Shannon x

Handy Info for New Campus Residents

It’s very nearly time for the Colchester campus arrivals day!

One of the biggest steps about moving to University, for many students, is living in halls of residence.  It’s quite a daunting process but I can assure you it is really fun.  I’ve put together a list of information that’s just “good to know” (it may also put some worried parents’ minds at ease!).

Colchester campus has it’s own security team

They patrol the campus 24 hours a day, 365 days of the year (except leap year…then it’s 366).  This service is absolutely amazing and we are very lucky to have it.  You can call them by dialing 2222 from any phone on campus or calling 01206 872222 from any other phone (i.e. your mobile).  

It’s also really important to know that when you require the emergency services and you are on campus you MUST call security instead – this is because the roads have barriers that need to be opened by security and if you inform them first they can make the call on your behalf and make sure the barriers are opened immediately – they may also be able to assist you as they are first aid trained!


Residents’ Assistants

Also known as ‘RA’s’, Residents’ Assistants are students that live within accommodation to help you to settle into university and your new home.  There will be an RA in every accommodation block and they will organise events for students to get to know each other, help resolve any disagreements within flats and help create a flat agreement (to help everyone get along and prevent arguments) as well as various other things!  You will get to meet your RA during your first week and you should have a picture of them on your kitchen notice board as well as where they are living, just in case you need to contact them.

residence life

Save Parties for the Squares

Parties in student accommodation are not allowed – unfortunately, this is a rule and it’s there for fair reasons, like respecting flatmates that want to rest some evenings and not have to wake up to a party aftermath.  Although it doesn’t stop some parties from happening, it’s important to know that it can get you into trouble if you are caught. The best advice is go to the squares, which is central campus, there will be lots of other students there (yay new people!) and it tends to have a good atmosphere – but don’t forget to bring a coat as it can get quite chilly!


One of our other amazing services on campus is Nightline.  Nightline is a confidential listening service provided by students for students and it’s open 10pm-8am every night of term and is located behind Keynes tower which is part of the North Towers, it’s the perfect place to go if you’d like someone to talk to, or maybe if you’re feeling unwell in the evening and don’t want to be alone.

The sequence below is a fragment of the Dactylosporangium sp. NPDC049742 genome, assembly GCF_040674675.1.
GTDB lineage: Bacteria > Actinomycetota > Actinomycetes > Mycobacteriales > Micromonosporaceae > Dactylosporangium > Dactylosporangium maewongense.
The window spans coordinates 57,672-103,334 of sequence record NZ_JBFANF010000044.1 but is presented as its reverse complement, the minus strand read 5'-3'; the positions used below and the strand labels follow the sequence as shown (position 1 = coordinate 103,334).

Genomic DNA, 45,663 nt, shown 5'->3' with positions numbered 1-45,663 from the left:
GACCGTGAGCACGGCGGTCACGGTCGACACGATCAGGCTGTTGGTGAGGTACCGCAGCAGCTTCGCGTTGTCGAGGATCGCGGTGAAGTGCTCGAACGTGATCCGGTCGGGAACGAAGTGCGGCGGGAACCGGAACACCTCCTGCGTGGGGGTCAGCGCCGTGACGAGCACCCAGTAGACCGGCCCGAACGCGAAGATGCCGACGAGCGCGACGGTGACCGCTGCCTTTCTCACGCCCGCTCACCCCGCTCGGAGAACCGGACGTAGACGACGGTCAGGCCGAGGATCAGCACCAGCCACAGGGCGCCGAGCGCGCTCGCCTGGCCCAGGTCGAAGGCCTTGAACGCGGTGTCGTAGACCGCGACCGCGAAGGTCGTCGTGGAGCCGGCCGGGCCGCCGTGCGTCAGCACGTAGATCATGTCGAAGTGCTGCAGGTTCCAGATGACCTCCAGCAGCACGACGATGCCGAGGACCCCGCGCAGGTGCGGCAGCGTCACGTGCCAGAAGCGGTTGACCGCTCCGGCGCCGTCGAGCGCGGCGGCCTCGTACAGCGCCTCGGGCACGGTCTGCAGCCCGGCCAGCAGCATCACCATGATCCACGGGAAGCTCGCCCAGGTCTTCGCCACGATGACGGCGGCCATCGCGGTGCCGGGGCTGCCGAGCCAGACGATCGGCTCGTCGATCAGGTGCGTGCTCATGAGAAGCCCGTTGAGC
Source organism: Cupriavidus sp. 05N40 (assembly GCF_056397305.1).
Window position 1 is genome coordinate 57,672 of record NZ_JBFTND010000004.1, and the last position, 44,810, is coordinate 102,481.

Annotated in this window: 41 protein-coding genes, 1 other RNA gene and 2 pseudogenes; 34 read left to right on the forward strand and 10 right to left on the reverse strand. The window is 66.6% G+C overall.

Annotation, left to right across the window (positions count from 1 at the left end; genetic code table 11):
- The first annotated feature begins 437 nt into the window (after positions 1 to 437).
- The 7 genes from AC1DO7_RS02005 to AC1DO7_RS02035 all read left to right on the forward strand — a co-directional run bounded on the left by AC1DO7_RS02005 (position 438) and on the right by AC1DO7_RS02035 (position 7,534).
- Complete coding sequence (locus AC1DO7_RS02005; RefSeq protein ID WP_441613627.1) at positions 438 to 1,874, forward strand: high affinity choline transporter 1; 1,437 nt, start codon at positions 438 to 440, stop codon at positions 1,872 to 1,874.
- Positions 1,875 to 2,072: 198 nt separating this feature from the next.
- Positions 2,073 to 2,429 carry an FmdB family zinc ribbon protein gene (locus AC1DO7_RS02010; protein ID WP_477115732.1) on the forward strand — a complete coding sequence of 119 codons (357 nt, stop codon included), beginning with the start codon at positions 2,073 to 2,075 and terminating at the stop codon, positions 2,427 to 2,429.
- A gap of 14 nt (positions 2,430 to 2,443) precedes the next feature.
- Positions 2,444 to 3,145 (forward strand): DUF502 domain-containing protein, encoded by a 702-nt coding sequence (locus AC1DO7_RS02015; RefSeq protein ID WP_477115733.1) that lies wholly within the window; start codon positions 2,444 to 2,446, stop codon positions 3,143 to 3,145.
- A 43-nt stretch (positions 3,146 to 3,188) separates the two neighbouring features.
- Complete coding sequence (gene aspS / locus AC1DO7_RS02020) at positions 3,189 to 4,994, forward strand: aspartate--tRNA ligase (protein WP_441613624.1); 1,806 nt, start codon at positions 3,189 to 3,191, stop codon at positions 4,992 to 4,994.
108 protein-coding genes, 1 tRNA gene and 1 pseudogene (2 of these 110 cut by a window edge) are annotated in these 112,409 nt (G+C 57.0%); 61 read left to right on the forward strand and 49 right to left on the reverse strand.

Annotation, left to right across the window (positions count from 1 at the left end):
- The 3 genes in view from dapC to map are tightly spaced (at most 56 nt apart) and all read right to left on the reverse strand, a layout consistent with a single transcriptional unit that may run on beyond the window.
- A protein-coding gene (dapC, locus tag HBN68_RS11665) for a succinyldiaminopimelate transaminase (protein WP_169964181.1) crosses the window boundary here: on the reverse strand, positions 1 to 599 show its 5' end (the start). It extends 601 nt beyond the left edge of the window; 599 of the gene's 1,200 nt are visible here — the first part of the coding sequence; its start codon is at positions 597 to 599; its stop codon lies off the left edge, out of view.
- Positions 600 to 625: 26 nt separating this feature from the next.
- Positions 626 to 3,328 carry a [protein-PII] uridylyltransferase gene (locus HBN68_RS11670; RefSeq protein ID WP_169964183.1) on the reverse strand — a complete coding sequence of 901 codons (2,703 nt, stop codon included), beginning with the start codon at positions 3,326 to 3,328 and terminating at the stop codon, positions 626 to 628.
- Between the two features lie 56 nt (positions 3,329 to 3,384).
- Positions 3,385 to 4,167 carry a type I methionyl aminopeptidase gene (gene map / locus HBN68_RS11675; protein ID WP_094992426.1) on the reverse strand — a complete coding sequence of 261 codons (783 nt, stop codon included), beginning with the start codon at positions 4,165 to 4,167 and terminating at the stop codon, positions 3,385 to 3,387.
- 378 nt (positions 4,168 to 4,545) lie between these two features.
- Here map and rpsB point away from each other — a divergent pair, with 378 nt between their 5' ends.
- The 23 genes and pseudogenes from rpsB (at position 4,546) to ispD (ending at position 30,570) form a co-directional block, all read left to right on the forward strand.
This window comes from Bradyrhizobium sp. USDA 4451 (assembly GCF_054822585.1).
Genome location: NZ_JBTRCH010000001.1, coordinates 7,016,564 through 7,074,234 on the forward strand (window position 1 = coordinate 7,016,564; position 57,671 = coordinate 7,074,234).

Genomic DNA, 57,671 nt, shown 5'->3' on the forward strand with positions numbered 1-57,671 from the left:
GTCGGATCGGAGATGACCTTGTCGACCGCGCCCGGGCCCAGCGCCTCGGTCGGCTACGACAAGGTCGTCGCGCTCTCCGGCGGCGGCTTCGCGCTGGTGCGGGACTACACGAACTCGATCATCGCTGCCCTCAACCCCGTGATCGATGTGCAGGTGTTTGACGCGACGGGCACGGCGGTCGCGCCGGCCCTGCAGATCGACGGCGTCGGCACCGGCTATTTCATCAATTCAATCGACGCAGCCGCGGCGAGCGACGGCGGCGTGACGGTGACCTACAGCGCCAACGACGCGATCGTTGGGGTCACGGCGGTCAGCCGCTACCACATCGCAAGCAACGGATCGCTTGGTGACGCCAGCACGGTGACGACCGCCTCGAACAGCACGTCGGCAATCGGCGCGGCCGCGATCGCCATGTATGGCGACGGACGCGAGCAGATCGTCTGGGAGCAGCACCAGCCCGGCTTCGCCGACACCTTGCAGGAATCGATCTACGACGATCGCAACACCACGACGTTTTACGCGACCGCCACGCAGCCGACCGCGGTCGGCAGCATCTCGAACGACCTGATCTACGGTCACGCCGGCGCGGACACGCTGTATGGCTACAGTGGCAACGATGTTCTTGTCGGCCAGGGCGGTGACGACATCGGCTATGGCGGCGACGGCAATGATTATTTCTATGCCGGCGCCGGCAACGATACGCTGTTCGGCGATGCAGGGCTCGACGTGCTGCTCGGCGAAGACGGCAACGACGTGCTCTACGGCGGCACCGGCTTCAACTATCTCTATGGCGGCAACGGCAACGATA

They also offer various other services such as camp bed hire (£1 for 2 nights) and free tea & toast.  Nightline is also a place where students can be directed to if they are too intoxicated or unwell – it also gives you a piece of mind that your friend is being looked after and are in safe hands should they need medical attention.


No Smoking, or candles!

Please be aware that smoking is not allowed in ANY of the University’s accommodation and students caught doing so may be fined!  Students also aren’t allowed to light candles in their rooms and it’s good to be aware that shower steam and aerosols may set off fire alarms – so avoid spraying near to the smoke detector in your room.  All doors are fire doors so keep them closed when no one is in the room.  It’s highly likely that at least one fire alarm will go off in the first two weeks of term – it’s really important to leave the building immediately (and don’t use the lift).

fire exit

Sorry that this post might have been a little boring but I think the information I’ve included is really good to know and it may help to keep you out of trouble whilst you’re at the University of Essex!

I hope you enjoy Welcome Week 🙂


The Smart Way to Get Books For Your Course

Buying books better!

Reading books is an essential part of University which all students need to do in order to successfully complete their degree. Whether you like it or not, you’re going to have to get a hold of these books eventually.

Whilst a lot of students buy all of their books new from a bookshop as soon as they can, this can be expensive though and ultimately wasteful if you don’t need them.